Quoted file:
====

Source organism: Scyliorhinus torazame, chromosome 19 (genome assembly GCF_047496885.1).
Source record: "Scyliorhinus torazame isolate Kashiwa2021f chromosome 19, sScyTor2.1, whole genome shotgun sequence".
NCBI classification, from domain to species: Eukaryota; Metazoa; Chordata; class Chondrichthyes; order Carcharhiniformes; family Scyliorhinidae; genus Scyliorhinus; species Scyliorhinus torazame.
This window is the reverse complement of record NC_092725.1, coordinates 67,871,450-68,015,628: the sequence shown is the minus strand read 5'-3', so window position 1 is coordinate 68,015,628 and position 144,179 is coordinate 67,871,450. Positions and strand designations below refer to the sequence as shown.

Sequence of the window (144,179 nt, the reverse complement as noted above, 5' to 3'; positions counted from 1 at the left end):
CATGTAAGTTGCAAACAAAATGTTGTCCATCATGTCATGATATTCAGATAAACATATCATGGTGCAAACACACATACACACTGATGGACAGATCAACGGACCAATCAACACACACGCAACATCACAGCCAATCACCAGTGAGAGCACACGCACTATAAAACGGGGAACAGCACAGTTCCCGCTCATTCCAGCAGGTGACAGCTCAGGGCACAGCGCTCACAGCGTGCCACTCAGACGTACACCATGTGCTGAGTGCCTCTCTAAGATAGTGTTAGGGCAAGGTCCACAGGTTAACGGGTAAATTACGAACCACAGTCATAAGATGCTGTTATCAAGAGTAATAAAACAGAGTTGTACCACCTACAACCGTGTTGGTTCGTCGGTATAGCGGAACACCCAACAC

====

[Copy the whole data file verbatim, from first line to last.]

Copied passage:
Source organism: Scyliorhinus torazame, chromosome 19 (genome assembly GCF_047496885.1).
Source record: "Scyliorhinus torazame isolate Kashiwa2021f chromosome 19, sScyTor2.1, whole genome shotgun sequence".
NCBI classification, from domain to species: Eukaryota; Metazoa; Chordata; class Chondrichthyes; order Carcharhiniformes; family Scyliorhinidae; genus Scyliorhinus; species Scyliorhinus torazame.
This window is the reverse complement of record NC_092725.1, coordinates 67,871,450-68,015,628: the sequence shown is the minus strand read 5'-3', so window position 1 is coordinate 68,015,628 and position 144,179 is coordinate 67,871,450. Positions and strand designations below refer to the sequence as shown.

Sequence of the window (144,179 nt, the reverse complement as noted above, 5' to 3'; positions counted from 1 at the left end):
CATGTAAGTTGCAAACAAAATGTTGTCCATCATGTCATGATATTCAGATAAACATATCATGGTGCAAACACACATACACACTGATGGACAGATCAACGGACCAATCAACACACACGCAACATCACAGCCAATCACCAGTGAGAGCACACGCACTATAAAACGGGGAACAGCACAGTTCCCGCTCATTCCAGCAGGTGACAGCTCAGGGCACAGCGCTCACAGCGTGCCACTCAGACGTACACCATGTGCTGAGTGCCTCTCTAAGATAGTGTTAGGGCAAGGTCCACAGGTTAACGGGTAAATTACGAACCACAGTCATAAGATGCTGTTATCAAGAGTAATAAAACAGAGTTGTACCACCTACAACCGTGTTGGTTCGTCGGTATAGCGGAACACCCAACAC